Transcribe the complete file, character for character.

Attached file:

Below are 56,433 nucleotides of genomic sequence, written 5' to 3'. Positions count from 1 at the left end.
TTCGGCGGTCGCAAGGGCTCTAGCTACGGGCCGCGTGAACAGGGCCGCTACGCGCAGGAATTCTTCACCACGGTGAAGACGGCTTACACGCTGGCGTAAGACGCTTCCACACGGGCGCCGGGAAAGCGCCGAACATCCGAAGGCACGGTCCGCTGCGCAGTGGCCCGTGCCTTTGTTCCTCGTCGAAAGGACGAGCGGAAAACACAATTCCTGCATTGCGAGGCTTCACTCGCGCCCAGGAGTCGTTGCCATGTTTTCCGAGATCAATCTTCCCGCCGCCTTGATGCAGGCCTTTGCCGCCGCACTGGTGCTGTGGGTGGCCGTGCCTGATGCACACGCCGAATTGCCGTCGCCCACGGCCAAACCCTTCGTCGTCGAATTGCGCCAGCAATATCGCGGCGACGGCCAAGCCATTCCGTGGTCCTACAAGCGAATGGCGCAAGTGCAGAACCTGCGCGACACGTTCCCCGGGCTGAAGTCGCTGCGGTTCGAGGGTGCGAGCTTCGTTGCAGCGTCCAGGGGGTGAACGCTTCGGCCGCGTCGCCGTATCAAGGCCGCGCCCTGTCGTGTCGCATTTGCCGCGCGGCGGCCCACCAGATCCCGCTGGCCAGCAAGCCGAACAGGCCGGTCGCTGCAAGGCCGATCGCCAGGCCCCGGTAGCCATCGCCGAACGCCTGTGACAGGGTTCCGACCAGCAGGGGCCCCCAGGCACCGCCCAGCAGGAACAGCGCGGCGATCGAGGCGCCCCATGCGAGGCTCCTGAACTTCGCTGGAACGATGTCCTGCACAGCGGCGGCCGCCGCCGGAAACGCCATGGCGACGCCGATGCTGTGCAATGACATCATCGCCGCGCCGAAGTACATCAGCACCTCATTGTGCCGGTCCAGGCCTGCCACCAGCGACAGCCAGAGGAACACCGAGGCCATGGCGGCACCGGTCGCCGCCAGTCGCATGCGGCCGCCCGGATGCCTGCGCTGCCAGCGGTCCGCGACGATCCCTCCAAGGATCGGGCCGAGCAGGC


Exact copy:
Below are 56,433 nucleotides of genomic sequence, written 5' to 3'. Positions count from 1 at the left end.
TTCGGCGGTCGCAAGGGCTCTAGCTACGGGCCGCGTGAACAGGGCCGCTACGCGCAGGAATTCTTCACCACGGTGAAGACGGCTTACACGCTGGCGTAAGACGCTTCCACACGGGCGCCGGGAAAGCGCCGAACATCCGAAGGCACGGTCCGCTGCGCAGTGGCCCGTGCCTTTGTTCCTCGTCGAAAGGACGAGCGGAAAACACAATTCCTGCATTGCGAGGCTTCACTCGCGCCCAGGAGTCGTTGCCATGTTTTCCGAGATCAATCTTCCCGCCGCCTTGATGCAGGCCTTTGCCGCCGCACTGGTGCTGTGGGTGGCCGTGCCTGATGCACACGCCGAATTGCCGTCGCCCACGGCCAAACCCTTCGTCGTCGAATTGCGCCAGCAATATCGCGGCGACGGCCAAGCCATTCCGTGGTCCTACAAGCGAATGGCGCAAGTGCAGAACCTGCGCGACACGTTCCCCGGGCTGAAGTCGCTGCGGTTCGAGGGTGCGAGCTTCGTTGCAGCGTCCAGGGGGTGAACGCTTCGGCCGCGTCGCCGTATCAAGGCCGCGCCCTGTCGTGTCGCATTTGCCGCGCGGCGGCCCACCAGATCCCGCTGGCCAGCAAGCCGAACAGGCCGGTCGCTGCAAGGCCGATCGCCAGGCCCCGGTAGCCATCGCCGAACGCCTGTGACAGGGTTCCGACCAGCAGGGGCCCCCAGGCACCGCCCAGCAGGAACAGCGCGGCGATCGAGGCGCCCCATGCGAGGCTCCTGAACTTCGCTGGAACGATGTCCTGCACAGCGGCGGCCGCCGCCGGAAACGCCATGGCGACGCCGATGCTGTGCAATGACATCATCGCCGCGCCGAAGTACATCAGCACCTCATTGTGCCGGTCCAGGCCTGCCACCAGCGACAGCCAGAGGAACACCGAGGCCATGGCGGCACCGGTCGCCGCCAGTCGCATGCGGCCGCCCGGATGCCTGCGCTGCCAGCGGTCCGCGACGATCCCTCCAAGGATCGGGCCGAGCAGGC